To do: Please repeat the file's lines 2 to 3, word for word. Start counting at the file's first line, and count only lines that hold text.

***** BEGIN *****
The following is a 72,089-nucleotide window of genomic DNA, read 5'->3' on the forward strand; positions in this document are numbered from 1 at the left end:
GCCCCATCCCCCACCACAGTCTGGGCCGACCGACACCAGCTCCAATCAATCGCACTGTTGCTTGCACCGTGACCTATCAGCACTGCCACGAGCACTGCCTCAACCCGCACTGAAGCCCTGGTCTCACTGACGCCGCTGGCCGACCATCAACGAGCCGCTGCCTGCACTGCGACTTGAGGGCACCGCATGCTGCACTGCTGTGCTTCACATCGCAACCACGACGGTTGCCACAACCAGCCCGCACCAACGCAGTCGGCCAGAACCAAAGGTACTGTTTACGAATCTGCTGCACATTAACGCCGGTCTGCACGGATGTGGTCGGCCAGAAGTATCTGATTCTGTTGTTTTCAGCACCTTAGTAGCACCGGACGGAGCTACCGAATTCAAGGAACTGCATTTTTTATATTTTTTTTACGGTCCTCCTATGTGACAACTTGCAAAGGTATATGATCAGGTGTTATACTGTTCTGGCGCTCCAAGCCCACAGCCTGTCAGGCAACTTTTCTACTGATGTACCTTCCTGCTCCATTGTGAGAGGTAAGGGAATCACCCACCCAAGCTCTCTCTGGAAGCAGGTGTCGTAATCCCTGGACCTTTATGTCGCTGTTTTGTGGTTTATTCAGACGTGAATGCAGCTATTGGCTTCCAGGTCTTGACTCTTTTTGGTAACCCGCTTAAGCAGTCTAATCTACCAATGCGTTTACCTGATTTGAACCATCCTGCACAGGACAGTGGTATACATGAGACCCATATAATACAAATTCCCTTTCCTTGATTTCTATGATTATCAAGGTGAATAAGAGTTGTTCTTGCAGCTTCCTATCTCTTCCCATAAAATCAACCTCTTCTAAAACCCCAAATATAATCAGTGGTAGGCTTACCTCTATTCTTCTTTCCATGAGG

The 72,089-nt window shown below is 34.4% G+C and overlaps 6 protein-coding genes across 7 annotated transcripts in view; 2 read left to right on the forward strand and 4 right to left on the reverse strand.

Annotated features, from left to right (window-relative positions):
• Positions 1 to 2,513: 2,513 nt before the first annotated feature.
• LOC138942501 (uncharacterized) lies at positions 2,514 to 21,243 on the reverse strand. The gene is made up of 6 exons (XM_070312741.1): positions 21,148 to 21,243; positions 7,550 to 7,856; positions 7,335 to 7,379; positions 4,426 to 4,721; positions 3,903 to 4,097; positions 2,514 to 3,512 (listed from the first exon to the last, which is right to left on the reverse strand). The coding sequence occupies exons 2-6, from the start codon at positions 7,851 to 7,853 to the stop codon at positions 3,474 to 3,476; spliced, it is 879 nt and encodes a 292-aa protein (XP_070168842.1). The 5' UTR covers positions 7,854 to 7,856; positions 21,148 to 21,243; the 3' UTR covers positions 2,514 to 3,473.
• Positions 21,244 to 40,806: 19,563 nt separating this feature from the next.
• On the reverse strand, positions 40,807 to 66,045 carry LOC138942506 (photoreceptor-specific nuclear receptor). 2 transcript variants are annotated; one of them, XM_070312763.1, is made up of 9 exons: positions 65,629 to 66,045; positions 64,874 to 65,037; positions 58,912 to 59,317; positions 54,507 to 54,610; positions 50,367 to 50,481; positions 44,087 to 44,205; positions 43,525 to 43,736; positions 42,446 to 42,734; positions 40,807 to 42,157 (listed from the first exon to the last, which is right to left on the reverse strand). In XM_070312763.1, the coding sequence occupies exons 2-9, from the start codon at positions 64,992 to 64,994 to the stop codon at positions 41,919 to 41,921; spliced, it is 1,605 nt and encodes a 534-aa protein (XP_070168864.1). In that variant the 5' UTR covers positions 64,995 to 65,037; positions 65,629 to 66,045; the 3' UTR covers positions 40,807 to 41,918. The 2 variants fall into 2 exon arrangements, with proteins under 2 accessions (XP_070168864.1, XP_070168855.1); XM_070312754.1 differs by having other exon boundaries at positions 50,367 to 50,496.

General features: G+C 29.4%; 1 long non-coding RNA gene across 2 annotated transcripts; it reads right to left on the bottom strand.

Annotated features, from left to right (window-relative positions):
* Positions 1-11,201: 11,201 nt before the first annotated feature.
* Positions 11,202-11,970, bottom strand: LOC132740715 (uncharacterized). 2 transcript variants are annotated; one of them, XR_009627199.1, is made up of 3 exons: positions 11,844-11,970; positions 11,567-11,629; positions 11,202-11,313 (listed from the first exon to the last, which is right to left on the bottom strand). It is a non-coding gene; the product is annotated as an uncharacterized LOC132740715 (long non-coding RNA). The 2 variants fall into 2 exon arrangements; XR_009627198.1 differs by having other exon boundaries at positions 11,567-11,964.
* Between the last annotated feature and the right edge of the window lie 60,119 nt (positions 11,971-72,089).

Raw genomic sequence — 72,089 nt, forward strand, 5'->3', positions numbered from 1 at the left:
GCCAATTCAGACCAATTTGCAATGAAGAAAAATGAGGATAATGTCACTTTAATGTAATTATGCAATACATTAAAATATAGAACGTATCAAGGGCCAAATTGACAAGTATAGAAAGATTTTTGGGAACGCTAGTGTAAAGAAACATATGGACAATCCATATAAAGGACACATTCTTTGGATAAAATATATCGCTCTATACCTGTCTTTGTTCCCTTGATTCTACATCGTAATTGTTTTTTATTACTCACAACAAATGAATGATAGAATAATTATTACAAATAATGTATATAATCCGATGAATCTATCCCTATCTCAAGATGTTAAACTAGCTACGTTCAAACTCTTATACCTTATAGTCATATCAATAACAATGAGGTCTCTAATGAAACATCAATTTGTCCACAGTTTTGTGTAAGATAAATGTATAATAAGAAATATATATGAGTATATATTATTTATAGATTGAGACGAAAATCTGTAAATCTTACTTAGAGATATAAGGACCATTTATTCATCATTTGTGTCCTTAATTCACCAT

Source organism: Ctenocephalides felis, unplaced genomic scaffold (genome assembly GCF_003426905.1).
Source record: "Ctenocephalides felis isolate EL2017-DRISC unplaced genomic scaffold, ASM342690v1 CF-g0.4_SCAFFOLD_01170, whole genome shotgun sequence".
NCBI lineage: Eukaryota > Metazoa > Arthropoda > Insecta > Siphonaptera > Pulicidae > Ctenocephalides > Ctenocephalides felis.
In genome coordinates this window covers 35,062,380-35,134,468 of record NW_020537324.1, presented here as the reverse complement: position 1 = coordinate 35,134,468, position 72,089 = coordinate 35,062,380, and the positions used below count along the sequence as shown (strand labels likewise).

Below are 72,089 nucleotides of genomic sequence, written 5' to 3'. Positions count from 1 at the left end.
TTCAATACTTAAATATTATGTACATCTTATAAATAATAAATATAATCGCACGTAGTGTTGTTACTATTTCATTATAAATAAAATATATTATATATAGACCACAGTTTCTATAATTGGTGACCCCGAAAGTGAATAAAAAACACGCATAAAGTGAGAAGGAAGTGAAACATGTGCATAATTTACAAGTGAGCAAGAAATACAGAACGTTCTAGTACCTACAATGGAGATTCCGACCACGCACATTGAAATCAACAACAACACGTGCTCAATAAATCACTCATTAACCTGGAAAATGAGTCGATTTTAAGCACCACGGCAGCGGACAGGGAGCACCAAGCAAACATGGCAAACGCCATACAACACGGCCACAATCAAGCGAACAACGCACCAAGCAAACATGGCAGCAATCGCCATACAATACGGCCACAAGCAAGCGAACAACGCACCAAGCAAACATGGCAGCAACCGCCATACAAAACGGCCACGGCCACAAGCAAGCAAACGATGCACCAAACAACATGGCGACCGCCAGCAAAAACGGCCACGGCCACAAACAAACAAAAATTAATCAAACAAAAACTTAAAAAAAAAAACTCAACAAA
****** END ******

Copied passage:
GCCCCATCCCCCACCACAGTCTGGGCCGACCGACACCAGCTCCAATCAATCGCACTGTTGCTTGCACCGTGACCTATCAGCACTGCCACGAGCACTGCCTCAACCCGCACTGAAGCCCTGGTCTCACTGACGCCGCTGGCCGACCATCAACGAGCCGCTGCCTGCACTGCGACTTGAGGGCACCGCATGCTGCACTGCTGTGCTTCACATCGCAACCACGACGGTTGCCACAACCAGCCCGCACCAACGCAGTCGGCCAGAACCAAAGGTACTGTTTACGAATCTGCTGCACATTAACGCCGGTCTGCACGGATGTGGTCGGCCAGAAGTATCTGATTCTGTTGTTTTCAGCACCTTAGTAGCACCGGACGGAGCTACCGAATTCAAGGAACTGCATTTTTTATATTTTTTTTACGGTCCTCCTATGTGACAACTTGCAAAGGTATATGATCAGGTGTTATACTGTTCTGGCGCTCCAAGCCCACAGCCTGTCAGGCAACTTTTCTACTGATGTACCTTCCTGCTCCATTGTGAGAGGTAAGGGAATCACCCACCCAAGCTCTCTCTGGAAGCAGGTGTCGTAATCCCTGGACCTTTATGTCGCTGTTTTGTGGTTTATTCAGACGTGAATGCAGCTATTGGCTTCCAGGTCTTGACTCTTTTTGGTAACCCGCTTAAGCAGTCTAATCTACCAATGCGTTTACCTGATTTGAACCATCCTGCACAGGACAGTGGTATACATGAGACCCATATAATACAAATTCCCTTTCCTTGATTTCTATGATTATCAAGGTGAATAAGAGTTGTTCTTGCAGCTTCCTATCTCTTCCCATAAAATCAACCTCTTCTAAAACCCCAAATATAATCAGTGGTAGGCTTACCTCTATTCTTCTTTCCATGAGG

The 72,089-nt window shown below is 34.4% G+C and overlaps 6 protein-coding genes across 7 annotated transcripts in view; 2 read left to right on the forward strand and 4 right to left on the reverse strand.